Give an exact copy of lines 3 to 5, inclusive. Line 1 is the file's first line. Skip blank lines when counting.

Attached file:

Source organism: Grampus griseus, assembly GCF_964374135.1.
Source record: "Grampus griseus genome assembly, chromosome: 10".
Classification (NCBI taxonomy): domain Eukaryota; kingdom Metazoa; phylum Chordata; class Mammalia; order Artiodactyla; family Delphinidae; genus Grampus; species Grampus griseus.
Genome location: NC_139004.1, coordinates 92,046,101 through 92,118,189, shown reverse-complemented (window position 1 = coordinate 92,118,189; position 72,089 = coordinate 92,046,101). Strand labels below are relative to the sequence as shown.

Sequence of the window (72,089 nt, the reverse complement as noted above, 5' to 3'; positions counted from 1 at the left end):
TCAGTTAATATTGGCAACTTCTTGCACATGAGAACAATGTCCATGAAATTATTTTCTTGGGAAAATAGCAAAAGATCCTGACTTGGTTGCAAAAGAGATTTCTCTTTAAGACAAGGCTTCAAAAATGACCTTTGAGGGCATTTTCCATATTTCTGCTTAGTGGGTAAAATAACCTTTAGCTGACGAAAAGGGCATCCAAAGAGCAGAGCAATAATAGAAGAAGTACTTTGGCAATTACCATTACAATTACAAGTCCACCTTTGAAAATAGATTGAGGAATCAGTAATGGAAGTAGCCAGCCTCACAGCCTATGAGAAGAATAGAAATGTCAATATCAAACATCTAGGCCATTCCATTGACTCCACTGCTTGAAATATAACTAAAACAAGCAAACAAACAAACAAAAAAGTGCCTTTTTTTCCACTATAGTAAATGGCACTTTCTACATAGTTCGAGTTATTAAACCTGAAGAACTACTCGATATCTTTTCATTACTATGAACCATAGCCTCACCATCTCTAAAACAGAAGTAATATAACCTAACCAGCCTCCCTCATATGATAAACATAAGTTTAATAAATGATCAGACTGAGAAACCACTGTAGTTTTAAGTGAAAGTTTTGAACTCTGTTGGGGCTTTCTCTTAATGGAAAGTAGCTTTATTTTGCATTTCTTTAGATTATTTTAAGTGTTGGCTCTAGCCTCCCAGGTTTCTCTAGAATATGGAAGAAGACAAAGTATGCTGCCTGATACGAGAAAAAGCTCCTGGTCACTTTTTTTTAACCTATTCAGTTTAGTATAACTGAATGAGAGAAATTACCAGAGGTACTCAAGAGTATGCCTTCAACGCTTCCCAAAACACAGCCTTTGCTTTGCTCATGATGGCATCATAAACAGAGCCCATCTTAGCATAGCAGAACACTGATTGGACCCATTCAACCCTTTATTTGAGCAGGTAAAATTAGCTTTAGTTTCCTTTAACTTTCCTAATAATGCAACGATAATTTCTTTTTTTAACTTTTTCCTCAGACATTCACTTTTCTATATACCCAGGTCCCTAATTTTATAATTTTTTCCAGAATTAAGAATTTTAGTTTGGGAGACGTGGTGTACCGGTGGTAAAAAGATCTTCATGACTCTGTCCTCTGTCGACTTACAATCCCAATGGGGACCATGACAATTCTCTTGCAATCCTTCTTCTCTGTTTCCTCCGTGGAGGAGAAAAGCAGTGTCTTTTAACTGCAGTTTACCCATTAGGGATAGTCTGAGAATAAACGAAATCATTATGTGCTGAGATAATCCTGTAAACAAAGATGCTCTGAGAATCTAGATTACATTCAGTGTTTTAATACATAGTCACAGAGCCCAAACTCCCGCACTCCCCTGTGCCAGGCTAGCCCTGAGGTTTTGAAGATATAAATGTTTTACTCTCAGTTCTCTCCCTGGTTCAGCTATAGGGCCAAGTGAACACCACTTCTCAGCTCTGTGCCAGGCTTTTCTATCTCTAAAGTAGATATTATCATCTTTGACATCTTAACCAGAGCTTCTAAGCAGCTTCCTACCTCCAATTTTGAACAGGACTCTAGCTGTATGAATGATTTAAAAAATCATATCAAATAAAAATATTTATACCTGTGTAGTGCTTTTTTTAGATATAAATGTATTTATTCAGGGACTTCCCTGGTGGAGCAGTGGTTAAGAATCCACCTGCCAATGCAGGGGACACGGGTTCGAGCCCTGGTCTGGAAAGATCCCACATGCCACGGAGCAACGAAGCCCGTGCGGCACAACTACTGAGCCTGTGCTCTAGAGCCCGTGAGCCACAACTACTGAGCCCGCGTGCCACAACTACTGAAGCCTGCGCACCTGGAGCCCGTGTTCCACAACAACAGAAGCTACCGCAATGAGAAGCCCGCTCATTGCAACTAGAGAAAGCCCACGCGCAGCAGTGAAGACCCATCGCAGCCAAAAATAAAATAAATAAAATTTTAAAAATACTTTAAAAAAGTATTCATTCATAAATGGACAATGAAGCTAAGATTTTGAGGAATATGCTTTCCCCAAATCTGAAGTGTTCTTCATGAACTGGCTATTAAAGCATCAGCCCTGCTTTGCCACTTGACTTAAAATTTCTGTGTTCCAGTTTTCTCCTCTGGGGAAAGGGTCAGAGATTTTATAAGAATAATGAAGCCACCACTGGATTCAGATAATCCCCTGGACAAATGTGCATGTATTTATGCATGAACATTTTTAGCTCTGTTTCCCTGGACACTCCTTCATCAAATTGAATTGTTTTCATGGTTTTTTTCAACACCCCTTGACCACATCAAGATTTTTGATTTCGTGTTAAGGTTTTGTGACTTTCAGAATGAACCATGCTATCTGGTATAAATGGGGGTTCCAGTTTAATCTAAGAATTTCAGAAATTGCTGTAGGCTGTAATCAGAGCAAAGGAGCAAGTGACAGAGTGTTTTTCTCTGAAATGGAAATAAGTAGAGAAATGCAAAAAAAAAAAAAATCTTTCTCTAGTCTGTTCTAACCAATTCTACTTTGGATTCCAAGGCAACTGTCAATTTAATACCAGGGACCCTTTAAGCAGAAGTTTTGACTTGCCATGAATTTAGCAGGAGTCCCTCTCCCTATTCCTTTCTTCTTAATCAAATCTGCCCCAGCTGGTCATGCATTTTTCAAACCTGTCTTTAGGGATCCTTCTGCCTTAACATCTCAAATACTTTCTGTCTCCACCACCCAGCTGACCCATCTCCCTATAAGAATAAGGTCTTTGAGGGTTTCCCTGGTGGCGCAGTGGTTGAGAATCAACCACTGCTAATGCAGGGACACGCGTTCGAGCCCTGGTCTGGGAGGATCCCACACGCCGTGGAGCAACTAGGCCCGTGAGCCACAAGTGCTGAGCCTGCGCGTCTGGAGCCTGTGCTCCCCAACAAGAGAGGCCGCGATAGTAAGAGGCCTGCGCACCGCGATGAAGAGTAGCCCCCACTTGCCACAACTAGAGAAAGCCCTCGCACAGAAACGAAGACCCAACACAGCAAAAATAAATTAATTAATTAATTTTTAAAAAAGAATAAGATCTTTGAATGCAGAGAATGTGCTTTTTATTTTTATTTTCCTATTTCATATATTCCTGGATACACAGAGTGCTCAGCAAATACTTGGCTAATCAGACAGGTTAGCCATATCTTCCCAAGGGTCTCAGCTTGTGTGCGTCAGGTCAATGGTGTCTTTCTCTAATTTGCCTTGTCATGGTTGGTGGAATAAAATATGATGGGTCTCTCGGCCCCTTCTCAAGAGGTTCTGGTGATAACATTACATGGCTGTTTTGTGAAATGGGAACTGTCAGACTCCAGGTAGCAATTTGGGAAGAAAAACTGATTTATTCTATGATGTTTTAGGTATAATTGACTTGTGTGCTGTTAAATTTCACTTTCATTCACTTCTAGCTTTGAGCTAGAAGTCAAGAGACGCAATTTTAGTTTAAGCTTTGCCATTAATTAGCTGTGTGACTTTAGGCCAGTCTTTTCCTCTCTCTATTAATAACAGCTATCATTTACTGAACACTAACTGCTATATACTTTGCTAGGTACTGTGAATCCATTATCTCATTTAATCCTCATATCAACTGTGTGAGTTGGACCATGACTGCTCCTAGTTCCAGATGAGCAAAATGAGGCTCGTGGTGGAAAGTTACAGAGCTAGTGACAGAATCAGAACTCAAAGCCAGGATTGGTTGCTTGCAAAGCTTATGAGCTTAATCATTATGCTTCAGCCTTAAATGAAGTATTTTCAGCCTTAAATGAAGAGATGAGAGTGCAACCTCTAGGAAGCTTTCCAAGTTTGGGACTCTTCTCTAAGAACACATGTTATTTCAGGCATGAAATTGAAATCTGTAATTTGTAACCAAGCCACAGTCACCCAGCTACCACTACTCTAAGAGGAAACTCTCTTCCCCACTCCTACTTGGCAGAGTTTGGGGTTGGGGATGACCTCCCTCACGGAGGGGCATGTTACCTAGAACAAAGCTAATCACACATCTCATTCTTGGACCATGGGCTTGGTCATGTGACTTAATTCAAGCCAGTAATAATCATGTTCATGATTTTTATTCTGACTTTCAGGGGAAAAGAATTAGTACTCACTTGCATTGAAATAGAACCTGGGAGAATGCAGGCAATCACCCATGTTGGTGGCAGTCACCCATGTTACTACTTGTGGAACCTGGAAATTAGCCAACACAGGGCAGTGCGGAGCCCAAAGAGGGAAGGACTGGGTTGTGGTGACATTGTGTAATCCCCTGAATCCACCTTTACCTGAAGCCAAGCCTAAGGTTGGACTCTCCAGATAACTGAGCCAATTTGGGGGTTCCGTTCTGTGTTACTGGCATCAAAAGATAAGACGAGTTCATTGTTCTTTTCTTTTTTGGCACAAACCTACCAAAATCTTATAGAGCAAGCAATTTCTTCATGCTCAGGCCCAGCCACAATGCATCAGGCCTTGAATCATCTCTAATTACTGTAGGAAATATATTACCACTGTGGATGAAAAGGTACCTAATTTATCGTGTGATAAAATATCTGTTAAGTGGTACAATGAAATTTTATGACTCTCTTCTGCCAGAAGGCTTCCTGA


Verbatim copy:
Classification (NCBI taxonomy): domain Eukaryota; kingdom Metazoa; phylum Chordata; class Mammalia; order Artiodactyla; family Delphinidae; genus Grampus; species Grampus griseus.
Genome location: NC_139004.1, coordinates 92,046,101 through 92,118,189, shown reverse-complemented (window position 1 = coordinate 92,118,189; position 72,089 = coordinate 92,046,101). Strand labels below are relative to the sequence as shown.

Sequence of the window (72,089 nt, the reverse complement as noted above, 5' to 3'; positions counted from 1 at the left end):